There are fears that one of the most common sexually transmitted infections among gay men in Australia could become more resistant to antibiotics, with a new research recommending that GPs not test patients for the infection unless they present symptoms.
Mycoplasma genitalium is a common sexually transmitted infection – it is the second most common bacterial STI after Chlamydia trachomatis in many countries. While there are no authoritative studies about its prevalence in Australia, health experts estimate the numbers to be around 2% of the population.
Among gay men and men who have sex with men who visit the Melbourne Sexual Health Centre clinic, the prevalence is around 10%.
Common, But Stubborn STI
DYK? #CDCARthreats Report added mycoplasma genitalium to a ‘watch list’ of drug-resistant germs CDC & other health experts are closely monitoring. For #USAAW20, learn more: https://t.co/kpoHUXSlge #AntibioticResistance pic.twitter.com/DMgWiNaJh2
— CDC STD (@CDCSTD) November 23, 2020
“Prevalence has not increased over the years but what is concerning is that the resistant form of MG is increasing dramatically from around 15% in 2005-2007 to around 80% in 2020,” sexual health physician and Associate Professor Jason Ong told Star Observer.
The fear is that testing all patients may reduce the overall prevalence of MG, but it may lead to an increase in the numbers of those who become resistant to antibiotics.
“Resistance to antibiotics is growing rapidly. This means that MG could become untreatable in the near future as we are running out of options to treat it.”
The study by the Melbourne Sexual Health Centre, with Monash University and international experts in MG research found that if the screening is expanded from the current recommendation to test MG among gay men with symptoms to those who are symptomatic, could result in building resistance to antibiotics.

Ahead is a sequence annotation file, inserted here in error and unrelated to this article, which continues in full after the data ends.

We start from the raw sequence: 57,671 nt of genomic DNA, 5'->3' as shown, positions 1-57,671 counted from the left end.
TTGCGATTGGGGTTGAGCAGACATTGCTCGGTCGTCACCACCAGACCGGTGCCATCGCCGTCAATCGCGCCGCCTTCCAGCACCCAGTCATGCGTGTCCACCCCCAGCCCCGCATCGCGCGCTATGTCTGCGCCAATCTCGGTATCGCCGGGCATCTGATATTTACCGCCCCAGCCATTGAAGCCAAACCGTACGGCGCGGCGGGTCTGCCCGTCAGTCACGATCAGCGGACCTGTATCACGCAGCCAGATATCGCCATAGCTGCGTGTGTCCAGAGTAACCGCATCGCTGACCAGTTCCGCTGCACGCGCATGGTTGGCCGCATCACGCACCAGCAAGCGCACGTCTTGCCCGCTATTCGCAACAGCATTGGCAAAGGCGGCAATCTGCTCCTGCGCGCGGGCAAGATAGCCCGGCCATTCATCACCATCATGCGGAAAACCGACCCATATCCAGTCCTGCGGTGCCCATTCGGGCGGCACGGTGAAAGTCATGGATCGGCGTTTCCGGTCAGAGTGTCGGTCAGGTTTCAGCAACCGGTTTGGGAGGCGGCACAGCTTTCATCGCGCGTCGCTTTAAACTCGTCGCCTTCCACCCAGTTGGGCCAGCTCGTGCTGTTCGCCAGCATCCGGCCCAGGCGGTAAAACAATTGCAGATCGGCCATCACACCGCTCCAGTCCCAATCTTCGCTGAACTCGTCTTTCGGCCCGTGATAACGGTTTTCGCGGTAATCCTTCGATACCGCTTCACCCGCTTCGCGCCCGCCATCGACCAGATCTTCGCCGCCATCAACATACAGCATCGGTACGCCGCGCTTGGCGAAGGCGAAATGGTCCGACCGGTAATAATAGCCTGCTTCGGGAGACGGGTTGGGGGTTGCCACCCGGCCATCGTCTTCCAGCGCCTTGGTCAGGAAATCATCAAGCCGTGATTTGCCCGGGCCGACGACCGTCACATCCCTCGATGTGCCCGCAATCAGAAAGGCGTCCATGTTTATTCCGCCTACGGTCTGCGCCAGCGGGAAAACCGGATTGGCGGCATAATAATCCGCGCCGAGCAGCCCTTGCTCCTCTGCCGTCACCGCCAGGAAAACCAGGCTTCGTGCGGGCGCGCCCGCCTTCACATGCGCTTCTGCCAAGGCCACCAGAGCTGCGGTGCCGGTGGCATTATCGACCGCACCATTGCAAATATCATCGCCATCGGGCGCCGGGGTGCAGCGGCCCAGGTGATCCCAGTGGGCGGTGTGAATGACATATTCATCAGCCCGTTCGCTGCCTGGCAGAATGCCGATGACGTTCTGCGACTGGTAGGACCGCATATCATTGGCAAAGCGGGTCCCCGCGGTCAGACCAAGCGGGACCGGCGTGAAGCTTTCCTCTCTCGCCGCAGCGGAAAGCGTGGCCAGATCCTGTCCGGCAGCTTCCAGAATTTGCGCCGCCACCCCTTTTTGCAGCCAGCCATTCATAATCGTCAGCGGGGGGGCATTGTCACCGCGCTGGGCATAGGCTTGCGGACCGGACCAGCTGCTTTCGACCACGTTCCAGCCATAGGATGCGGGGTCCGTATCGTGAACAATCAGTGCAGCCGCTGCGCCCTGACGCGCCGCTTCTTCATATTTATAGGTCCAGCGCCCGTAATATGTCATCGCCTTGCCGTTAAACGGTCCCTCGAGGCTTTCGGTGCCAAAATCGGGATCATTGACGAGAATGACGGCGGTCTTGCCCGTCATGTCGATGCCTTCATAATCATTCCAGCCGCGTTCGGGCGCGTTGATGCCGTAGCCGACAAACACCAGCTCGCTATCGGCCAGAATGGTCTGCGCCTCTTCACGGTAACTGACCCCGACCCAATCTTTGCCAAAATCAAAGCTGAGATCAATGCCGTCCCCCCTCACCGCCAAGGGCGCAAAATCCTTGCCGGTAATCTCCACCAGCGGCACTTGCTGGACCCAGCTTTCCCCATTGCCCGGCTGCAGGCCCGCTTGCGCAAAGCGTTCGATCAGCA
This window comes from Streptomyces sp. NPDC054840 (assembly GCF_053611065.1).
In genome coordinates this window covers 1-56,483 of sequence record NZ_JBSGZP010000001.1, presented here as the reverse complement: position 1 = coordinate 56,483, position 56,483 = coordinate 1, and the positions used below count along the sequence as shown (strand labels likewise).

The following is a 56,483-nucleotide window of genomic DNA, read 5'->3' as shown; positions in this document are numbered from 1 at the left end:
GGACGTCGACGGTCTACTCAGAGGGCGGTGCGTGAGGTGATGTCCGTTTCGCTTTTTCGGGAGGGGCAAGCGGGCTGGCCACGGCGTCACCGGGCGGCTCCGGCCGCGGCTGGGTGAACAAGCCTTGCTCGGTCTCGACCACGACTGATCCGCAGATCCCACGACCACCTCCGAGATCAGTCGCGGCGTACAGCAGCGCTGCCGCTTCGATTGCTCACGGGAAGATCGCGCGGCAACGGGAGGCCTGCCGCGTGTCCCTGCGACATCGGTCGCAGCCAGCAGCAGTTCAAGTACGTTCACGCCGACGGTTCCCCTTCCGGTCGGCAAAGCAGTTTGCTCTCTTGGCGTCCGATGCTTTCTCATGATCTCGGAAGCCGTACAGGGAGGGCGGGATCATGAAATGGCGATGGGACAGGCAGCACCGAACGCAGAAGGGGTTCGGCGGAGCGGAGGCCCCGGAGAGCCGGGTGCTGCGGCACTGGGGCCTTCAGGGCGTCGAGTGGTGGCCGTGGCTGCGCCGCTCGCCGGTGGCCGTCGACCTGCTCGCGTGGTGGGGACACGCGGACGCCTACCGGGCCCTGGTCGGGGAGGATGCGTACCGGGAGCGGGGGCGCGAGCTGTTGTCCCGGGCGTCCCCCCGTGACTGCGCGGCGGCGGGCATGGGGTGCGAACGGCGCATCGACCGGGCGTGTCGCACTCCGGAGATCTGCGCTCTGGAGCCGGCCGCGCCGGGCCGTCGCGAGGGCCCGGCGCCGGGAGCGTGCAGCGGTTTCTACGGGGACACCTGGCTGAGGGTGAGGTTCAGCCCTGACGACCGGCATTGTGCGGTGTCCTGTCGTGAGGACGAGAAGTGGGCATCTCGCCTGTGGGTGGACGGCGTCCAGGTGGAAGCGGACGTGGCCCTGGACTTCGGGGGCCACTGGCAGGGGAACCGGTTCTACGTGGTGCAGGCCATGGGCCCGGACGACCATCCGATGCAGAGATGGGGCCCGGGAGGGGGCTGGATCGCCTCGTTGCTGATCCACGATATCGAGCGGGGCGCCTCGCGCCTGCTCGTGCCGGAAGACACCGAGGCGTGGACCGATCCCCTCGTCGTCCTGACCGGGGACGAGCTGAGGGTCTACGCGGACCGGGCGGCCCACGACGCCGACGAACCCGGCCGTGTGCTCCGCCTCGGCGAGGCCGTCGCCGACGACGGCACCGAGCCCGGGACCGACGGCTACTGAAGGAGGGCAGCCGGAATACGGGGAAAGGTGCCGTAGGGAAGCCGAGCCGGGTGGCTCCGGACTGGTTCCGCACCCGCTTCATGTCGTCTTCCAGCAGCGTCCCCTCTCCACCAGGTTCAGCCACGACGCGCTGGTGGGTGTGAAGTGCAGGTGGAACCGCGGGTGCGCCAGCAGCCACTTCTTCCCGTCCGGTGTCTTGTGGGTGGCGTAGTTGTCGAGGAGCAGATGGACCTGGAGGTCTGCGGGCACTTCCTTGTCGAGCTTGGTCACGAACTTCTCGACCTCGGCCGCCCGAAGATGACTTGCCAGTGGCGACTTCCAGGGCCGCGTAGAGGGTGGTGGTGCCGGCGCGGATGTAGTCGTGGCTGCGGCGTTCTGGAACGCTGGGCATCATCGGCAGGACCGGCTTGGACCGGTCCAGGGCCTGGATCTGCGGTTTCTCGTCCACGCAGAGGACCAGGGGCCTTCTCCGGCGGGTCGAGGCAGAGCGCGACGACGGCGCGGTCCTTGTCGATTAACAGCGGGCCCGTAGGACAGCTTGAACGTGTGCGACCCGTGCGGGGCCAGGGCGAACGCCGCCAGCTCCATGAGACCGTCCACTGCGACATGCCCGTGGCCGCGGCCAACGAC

“(The recommendation is) don’t test for MG among asymptomatic men who have sex with men, as having a positive test obligates its treatment which can increase the proportion of resistant MG,” said Ong, pointing out to the estimate that around 5-10% of patients with MG will become resistant on exposure to antibiotics.
Antibiotics Resistance Increasing
“Only test for MG in men who are symptomatic (urethritis), or in women with cervicitis or pelvic inflammatory disease. If testing, it is best to use resistance guided therapy i.e. the test will also give information about the resistance profile of MG, and thus help direct the clinician to treat with the most effective antibiotics,” advised Ong.
Mycoplasma genitalium, is a small and pathogenic bacterium that lives on the skin cells of the urinary and genital tracts in humans and is transmitted through sexual contact. Symptoms include a burning or stinging sensation when urinating in men and women have symptoms like pain during sex or bleeding after sex.
“The treatment efficacy of antibiotics like azithromycin has continued to decrease over time and we’re also seeing the emergence of resistance to the second-line antibiotics. This poses the question of whether MG could become untreatable in the near future. That’s why it’s so important that patients have access to the best available treatment and why screening of asymptomatic men who have sex with men is strongly advised against,” said associate Professor Ong.
The researchers say there may not be danger to gay man from not testing for MG if they do not have any symptoms. “There may be little danger (for gay men) as the main concern relates to the effects of MG on infertility in women. So the potential concern may be if gay and bisexual men are also having sex with females (so there is a bridging to that population). Currently there is no study to evaluate the value of screening for MG among asymptomatic heterosexual populations – this is something we are planning to conduct in the future,” added Professor Ong